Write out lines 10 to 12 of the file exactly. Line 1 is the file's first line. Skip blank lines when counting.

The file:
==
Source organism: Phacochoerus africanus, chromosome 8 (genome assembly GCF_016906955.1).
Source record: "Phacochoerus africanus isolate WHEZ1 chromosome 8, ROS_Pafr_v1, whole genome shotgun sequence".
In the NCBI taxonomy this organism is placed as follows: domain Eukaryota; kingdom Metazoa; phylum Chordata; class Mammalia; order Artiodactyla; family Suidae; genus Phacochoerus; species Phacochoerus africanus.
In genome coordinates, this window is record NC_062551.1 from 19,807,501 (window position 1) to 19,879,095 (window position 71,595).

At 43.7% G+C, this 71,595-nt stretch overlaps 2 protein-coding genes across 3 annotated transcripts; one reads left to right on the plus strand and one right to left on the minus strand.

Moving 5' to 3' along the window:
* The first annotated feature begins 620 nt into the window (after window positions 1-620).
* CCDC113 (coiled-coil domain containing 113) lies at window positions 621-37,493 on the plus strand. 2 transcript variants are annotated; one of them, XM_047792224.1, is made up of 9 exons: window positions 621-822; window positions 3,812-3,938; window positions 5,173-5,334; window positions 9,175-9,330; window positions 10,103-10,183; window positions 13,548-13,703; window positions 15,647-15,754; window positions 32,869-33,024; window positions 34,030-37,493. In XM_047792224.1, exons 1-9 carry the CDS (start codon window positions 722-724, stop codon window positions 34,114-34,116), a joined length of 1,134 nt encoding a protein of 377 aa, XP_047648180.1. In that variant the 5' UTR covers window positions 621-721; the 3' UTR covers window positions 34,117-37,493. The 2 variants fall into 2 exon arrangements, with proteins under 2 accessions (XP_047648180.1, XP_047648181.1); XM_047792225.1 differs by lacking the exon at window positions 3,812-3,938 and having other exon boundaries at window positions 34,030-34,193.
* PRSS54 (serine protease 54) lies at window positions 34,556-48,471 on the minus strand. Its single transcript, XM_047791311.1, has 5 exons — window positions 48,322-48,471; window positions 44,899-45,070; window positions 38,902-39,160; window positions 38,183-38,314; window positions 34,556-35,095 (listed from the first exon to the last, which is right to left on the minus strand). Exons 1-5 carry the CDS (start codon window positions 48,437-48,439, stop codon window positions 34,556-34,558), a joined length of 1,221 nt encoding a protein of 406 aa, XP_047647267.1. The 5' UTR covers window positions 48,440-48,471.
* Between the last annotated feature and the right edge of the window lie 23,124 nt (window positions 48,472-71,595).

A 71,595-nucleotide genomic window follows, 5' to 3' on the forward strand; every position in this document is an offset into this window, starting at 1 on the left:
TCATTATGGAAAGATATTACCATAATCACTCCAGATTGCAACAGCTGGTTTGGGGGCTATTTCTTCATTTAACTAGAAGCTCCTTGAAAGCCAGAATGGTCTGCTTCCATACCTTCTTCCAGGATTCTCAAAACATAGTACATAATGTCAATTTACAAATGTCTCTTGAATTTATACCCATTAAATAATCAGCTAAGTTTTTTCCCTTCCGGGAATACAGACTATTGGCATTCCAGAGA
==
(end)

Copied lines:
* Between the last annotated feature and the right edge of the window lie 23,124 nt (window positions 48,472-71,595).

A 71,595-nucleotide genomic window follows, 5' to 3' on the forward strand; every position in this document is an offset into this window, starting at 1 on the left:
TCATTATGGAAAGATATTACCATAATCACTCCAGATTGCAACAGCTGGTTTGGGGGCTATTTCTTCATTTAACTAGAAGCTCCTTGAAAGCCAGAATGGTCTGCTTCCATACCTTCTTCCAGGATTCTCAAAACATAGTACATAATGTCAATTTACAAATGTCTCTTGAATTTATACCCATTAAATAATCAGCTAAGTTTTTTCCCTTCCGGGAATACAGACTATTGGCATTCCAGAGA